Volume 633, January 2020
|Number of page(s)||6|
|Section||Planets and planetary systems|
|Published online||17 January 2020|
ALMA and NACO observations towards the young exoring transit system J1407 (V1400 Cen)★
Leiden Observatory, Leiden University,
PO Box 9513,
2300 RA Leiden,
2 UK Astronomy Technology Centre, Royal Observatory Edinburgh, Blackford Hill, Edinburgh EH9 3HJ, UK
3 SRON Netherlands Institute for Space Research, Sorbonnelaan 2, 3584 CA Utrecht, The Netherlands
4 Herzberg Astronomy & Astrophysics Programs, National Research Council of Canada Herzberg, 5071 West Saanich Rd, Victoria, BC, V9E 2E7, Canada
5 Department of Physics & Astronomy, University of Victoria, Victoria, BC, V8P 1A1, Canada
6 Institute of Astronomy, University of Cambridge, Madingley Road, Cambridge, CB3 OHA, UK
7 School of Physics & Astronomy, University of Birmingham, Edgbaston, Birmingham B15 2TT, UK
8 National Radio Astronomy Observatory, 520 Edgemont Road, Charlottesville, VA 22903-2475, USA
9 Atacama Large Millimeter/Submillimeter Array, Joint ALMA Observatory, Alonso de Cordova 3107, Vitacura 763-0355, Santiago, Chile
10 School of Earth and Space Exploration, Arizona State University, Tempe, AZ 85287, USA
11 Chinese Academy of Sciences, 52 Sanlihe Road, Xicheng District, 100864 Beijing, PR China
12 Jet Propulsion Laboratory, California Institute of Technology, M/S 321-100, 4800 Oak Grove Drive, Pasadena, CA 91109, USA
13 Department of Physics & Astronomy, University of Rochester, Rochester, NY 14627, USA
Accepted: 16 November 2019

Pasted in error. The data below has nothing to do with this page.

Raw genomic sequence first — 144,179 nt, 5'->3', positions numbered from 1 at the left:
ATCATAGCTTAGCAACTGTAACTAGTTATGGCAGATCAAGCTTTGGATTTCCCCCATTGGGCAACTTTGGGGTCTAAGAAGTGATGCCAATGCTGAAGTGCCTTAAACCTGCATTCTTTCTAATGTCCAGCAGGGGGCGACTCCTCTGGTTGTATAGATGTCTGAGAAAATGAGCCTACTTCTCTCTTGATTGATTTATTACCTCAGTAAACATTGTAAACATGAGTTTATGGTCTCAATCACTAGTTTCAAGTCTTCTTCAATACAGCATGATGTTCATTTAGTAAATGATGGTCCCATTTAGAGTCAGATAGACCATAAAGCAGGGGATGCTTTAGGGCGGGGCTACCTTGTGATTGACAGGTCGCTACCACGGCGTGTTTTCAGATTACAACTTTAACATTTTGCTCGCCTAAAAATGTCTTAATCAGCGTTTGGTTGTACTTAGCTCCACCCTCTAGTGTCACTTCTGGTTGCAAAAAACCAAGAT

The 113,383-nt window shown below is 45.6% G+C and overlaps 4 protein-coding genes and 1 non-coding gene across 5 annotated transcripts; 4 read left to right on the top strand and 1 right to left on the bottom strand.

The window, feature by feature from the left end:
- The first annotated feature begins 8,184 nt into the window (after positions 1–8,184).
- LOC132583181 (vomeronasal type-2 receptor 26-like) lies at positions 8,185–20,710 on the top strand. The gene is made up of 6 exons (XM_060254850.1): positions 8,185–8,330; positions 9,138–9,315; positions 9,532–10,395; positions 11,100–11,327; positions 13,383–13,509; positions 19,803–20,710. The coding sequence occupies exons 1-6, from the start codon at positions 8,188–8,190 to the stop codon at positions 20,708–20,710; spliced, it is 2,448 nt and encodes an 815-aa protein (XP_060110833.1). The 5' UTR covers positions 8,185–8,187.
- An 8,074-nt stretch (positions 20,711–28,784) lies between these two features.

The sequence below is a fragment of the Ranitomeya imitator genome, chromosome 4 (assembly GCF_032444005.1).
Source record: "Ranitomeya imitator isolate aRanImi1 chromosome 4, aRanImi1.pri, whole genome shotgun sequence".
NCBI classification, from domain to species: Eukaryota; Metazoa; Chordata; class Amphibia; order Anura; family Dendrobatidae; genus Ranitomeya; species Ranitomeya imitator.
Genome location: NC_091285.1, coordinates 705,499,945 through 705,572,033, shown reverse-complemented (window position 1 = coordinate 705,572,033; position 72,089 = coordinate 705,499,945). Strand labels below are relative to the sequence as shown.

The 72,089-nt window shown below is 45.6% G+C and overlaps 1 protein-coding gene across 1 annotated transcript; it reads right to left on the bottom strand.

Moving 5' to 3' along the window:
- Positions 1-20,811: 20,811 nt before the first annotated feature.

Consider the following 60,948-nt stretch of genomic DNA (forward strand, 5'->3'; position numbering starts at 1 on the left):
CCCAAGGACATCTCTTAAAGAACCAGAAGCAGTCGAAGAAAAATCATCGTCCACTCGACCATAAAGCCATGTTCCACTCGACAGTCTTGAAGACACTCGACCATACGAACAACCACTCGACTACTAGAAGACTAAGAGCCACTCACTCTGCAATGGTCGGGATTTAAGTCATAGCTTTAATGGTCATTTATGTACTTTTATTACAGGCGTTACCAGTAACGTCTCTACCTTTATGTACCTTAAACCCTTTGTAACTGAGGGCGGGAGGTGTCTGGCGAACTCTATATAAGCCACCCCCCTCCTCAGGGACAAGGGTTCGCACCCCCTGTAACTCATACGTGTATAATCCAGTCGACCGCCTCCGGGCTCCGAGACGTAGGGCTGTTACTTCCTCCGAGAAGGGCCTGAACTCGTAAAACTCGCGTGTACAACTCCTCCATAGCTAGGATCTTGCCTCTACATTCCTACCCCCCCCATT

Aims. Our aim was to directly detect the thermal emission of the putative exoring system responsible for the complex deep transits observed in the light curve for the young Sco-Cen star 1SWASP J140747.93-394542.6 (V1400 Cen, hereafter J1407), confirming it as the occulter seen in May 2007, and to determine its orbital parameters with respect to the star.
Methods. We used the Atacama Large Millimeter/submillimeter Array (ALMA) to observe the field centred on J1407 in the 340 GHz (Band 7) continuum in order to determine the flux and astrometric location of the ring system relative to the star. We used the VLT/NACO camera to observe the J1407 system in March 2019 and to search for the central planetary mass object at thermal infrared wavelengths.
Results. We detect no point source at the expected location of J1407, and derive an upper limit 3σ level of 57.6 μJy. There is a point source detected at an angular separation consistent with the expected location for a free-floating ring system that occulted J1407 in May 2007, with a flux of 89 μJy consistent with optically thin dust surrounding a massive substellar companion. At 3.8 μm with the NACO camera, we detect the star J1407 but no other additional point sources within 1.3 arcsec of the star, with a lower bound on the sensitivity of 6 MJup at the location of the ALMA source, and down to 4 MJup in the sky background limit.
Conclusions. The ALMA upper limit at the location of J1407 implies that a hypothesised bound ring system is composed of dust smaller than 1 mm in size, implying a young ring structure. The detected ALMA source has multiple interpretations, including: (i) it is an unbound substellar object surrounded by warm dust in Sco-Cen with an upper mass limit of 6 MJup, or (ii) it is a background galaxy.
Key words: stars: pre-main sequence / submillimeter: planetary systems / planets and satellites: formation / protoplanetary disks / planet-disk interactions / planets and satellites: gaseous planets
Reduced images are only available at the CDS via anonymous ftp to cdsarc.u-strasbg.fr (220.127.116.11) or via http://cdsarc.u-strasbg.fr/viz-bin/cat/J/A+A/633/A115
© ESO 2020
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